Several firms from accountants membership organisation UK200Group have given their initial views of the impact on the SME community.
Increased National Insurance
Alan Boby, Tax Partner at UK200Group member firm Ellacotts LLP and member of the UK200Group’s Tax Panel, said: “The Chancellor’s Budget announcements only made the choice of business structure more difficult. Despite the fact that he said he wants to support entrepreneurs, he has increased the national insurance costs for the self-employed and increased dividend taxes for those who own a company. The factors affecting whether to be self-employed or to set up a company have now become even more complicated.
“Although these tax changes are not due to come in until April 2018, SMEs want to plan ahead and need certainty for the future.”
Deferral of Making Tax Digital
There was a welcome for the delay to the introduction of the digitalisation of tax returns for smaller firms.
Andrew Jackson, Chair of the UK200Group Tax Panel and Head of Tax at UK200Group member Fiander Tovell, said: “The deferral of Making Tax Digital (MTD) for smaller businesses is extremely welcome, as those are the people who are going to have most trouble with it. It should now be possible for MTD to be piloted by the larger firms, giving more time for HMRC to iron out the inevitable teething problems and for accountants to understand the system and help taxpayers through it.
“However, it is very concerning that we are still not getting any clarity on the detail. The consultation exercise finished four months ago and we still have no answers to vital questions, like ‘Who is digitally excluded?’, ‘How does the system interact with Self-Assessment?’, ‘How much can my agent do to help me?’ - and even ‘What information do I need to report?’
“There is just over a year before MTD comes into force, but we still aren’t in a position to start preparing for it.”
Increased tax on dividends
The reduction in the allowance for Dividend Tax from £5,000 to £2,000 continued to draw criticism.
James Abbott, President of the UK200Group and Director at Abbott Moore, said: “The increased tax on dividends was justified last year on the basis of starting to level the tax 'playing field' between a business owner trading as limited company or as a self-employed person. I had sympathy with that logic. However, with the intended increase on national insurance for the self-employed, I believe the gap has widened once again and in time, the rate of tax on dividends will increase further to match.
“On the evidence from the Budget, the Chancellor clearly believes that there is a greater tax take to be had from ordinary business owners and SMEs in particular. I acknowledge that the Government may need to raise tax revenues, but I do worry that the increasing burdens being put on the nation's businesses through Making Tax Digital – combined with steadily reducing tax incentives for those boldly choosing to take on the inherent risks in running a business compared to being an employee – may result in a change of behaviour away from entrepreneurship.”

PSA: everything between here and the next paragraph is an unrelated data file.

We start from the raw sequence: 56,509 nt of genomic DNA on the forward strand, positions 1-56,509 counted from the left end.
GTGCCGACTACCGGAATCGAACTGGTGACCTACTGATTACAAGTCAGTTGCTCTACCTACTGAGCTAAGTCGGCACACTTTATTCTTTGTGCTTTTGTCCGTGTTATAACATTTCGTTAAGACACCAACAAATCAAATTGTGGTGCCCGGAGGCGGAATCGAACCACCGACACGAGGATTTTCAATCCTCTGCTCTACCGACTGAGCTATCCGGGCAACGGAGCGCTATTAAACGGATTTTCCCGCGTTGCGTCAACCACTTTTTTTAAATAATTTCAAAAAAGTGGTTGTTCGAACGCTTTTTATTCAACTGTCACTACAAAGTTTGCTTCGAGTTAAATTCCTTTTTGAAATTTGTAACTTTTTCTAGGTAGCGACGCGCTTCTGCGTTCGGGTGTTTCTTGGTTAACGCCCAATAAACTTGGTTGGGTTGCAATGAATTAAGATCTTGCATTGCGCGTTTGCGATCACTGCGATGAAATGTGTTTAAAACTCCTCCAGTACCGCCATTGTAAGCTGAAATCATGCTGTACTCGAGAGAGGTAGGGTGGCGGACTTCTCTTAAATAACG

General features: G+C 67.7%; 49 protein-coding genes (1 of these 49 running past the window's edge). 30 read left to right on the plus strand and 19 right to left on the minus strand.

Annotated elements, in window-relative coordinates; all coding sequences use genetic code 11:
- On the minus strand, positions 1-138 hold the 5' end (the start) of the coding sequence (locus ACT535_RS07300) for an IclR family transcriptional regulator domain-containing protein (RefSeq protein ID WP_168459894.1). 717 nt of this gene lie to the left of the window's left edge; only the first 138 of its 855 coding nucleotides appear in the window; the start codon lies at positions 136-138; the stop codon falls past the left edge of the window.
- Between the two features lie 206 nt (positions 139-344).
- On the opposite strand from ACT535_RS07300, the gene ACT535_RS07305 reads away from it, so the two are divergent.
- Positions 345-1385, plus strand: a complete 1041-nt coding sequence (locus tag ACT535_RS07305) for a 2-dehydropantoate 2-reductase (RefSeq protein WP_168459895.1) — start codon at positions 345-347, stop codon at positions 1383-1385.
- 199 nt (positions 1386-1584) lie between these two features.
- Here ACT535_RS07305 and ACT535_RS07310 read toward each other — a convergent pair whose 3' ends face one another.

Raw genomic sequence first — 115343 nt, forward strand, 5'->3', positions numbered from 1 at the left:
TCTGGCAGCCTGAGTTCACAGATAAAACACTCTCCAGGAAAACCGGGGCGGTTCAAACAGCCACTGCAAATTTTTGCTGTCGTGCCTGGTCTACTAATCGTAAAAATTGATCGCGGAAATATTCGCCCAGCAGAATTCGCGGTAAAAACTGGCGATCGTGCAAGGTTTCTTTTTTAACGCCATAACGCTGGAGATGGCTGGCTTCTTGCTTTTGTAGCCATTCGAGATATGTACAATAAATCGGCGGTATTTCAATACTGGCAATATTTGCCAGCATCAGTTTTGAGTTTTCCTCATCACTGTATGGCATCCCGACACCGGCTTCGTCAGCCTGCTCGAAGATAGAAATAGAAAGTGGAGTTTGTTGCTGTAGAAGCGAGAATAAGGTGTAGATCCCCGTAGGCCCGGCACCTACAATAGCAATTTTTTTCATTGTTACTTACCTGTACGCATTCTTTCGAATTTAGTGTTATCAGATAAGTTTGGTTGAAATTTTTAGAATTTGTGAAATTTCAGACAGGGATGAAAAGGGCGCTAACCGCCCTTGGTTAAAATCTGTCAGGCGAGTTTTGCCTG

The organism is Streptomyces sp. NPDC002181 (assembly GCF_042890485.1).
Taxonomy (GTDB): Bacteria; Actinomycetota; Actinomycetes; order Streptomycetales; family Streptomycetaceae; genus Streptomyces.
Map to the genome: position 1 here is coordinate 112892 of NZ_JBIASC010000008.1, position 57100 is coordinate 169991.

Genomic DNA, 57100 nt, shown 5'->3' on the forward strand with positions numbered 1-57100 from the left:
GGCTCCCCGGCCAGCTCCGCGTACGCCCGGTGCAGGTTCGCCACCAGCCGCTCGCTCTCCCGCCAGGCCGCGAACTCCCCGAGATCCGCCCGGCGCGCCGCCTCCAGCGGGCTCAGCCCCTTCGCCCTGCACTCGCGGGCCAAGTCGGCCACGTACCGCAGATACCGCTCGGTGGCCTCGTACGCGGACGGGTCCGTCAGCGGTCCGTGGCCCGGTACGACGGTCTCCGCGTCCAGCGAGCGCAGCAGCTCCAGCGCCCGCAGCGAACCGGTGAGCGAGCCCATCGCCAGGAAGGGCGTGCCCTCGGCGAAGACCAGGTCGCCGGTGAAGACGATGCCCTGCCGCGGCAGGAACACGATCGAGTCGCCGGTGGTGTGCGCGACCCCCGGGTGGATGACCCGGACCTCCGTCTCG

Increased NI contributions and dividend tax
Lorna Sizer, Senior Manager of Personal Tax at UK200Group member Knill James, said: “The increase in the National Insurance contributions for the self-employed announced yesterday is not a great surprise, given the three per cent differential between the rate of contributions paid by employees and the self-employed.
"The Chancellor has softened the blow, by delaying the first one per cent increase until April 2018 when the Class 2 contributions paid by the self-employed will be abolished, as a result the additional cost in the first year will be under £200 followed by a further increase of up to £350 the following year.
“Philip Hammond’s attack on the self-employed seems to overlook the loss of employment rights that the individuals have to accept and the additional risks taken by them as part of running their own business, neither of which affect employees.
“The dividend allowance has been with us for less than a year and it is already being tinkered with. Currently dividends of £5,000 can be received tax free but this allowance is going to reduce to £2,000 from April 2018, increasing the tax bill on dividends by up to £1,143 each year. Alongside the 7.5 per cent increase in the tax rates on dividends which was introduced last April, the tax saving by receiving dividend income will be eroded still further.
“Whilst this affects owner of shares, it is those running their own business through a Limited Company who will feel the pinch the most. Other investors have the opportunity to use ISAs to hold their investments and so not have to pay income tax on any of the dividend income.”
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Susie Hughes © Shout99 2017